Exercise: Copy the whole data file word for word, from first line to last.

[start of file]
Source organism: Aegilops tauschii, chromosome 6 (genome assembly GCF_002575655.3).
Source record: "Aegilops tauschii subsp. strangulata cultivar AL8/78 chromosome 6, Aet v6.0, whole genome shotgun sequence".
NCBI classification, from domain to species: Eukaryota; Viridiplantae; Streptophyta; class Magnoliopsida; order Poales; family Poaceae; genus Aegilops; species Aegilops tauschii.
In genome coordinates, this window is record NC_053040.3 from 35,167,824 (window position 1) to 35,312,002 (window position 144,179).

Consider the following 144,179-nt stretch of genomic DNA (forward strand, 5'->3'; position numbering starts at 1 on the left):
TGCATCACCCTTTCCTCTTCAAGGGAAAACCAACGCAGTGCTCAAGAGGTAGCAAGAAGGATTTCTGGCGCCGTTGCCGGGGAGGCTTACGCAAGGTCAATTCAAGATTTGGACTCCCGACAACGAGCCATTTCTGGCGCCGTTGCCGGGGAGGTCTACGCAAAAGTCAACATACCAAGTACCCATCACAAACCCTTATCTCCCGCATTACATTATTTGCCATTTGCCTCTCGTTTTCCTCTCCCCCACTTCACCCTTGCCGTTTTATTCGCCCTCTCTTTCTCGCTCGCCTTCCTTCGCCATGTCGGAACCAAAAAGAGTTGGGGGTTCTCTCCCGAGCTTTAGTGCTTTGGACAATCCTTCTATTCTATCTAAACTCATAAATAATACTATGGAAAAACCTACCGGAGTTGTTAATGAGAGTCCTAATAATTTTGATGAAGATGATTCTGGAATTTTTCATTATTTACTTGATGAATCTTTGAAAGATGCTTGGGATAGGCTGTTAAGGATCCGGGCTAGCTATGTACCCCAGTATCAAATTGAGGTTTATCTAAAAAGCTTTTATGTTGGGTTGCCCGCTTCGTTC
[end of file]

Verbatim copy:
Source organism: Aegilops tauschii, chromosome 6 (genome assembly GCF_002575655.3).
Source record: "Aegilops tauschii subsp. strangulata cultivar AL8/78 chromosome 6, Aet v6.0, whole genome shotgun sequence".
NCBI classification, from domain to species: Eukaryota; Viridiplantae; Streptophyta; class Magnoliopsida; order Poales; family Poaceae; genus Aegilops; species Aegilops tauschii.
In genome coordinates, this window is record NC_053040.3 from 35,167,824 (window position 1) to 35,312,002 (window position 144,179).

Consider the following 144,179-nt stretch of genomic DNA (forward strand, 5'->3'; position numbering starts at 1 on the left):
TGCATCACCCTTTCCTCTTCAAGGGAAAACCAACGCAGTGCTCAAGAGGTAGCAAGAAGGATTTCTGGCGCCGTTGCCGGGGAGGCTTACGCAAGGTCAATTCAAGATTTGGACTCCCGACAACGAGCCATTTCTGGCGCCGTTGCCGGGGAGGTCTACGCAAAAGTCAACATACCAAGTACCCATCACAAACCCTTATCTCCCGCATTACATTATTTGCCATTTGCCTCTCGTTTTCCTCTCCCCCACTTCACCCTTGCCGTTTTATTCGCCCTCTCTTTCTCGCTCGCCTTCCTTCGCCATGTCGGAACCAAAAAGAGTTGGGGGTTCTCTCCCGAGCTTTAGTGCTTTGGACAATCCTTCTATTCTATCTAAACTCATAAATAATACTATGGAAAAACCTACCGGAGTTGTTAATGAGAGTCCTAATAATTTTGATGAAGATGATTCTGGAATTTTTCATTATTTACTTGATGAATCTTTGAAAGATGCTTGGGATAGGCTGTTAAGGATCCGGGCTAGCTATGTACCCCAGTATCAAATTGAGGTTTATCTAAAAAGCTTTTATGTTGGGTTGCCCGCTTCGTTC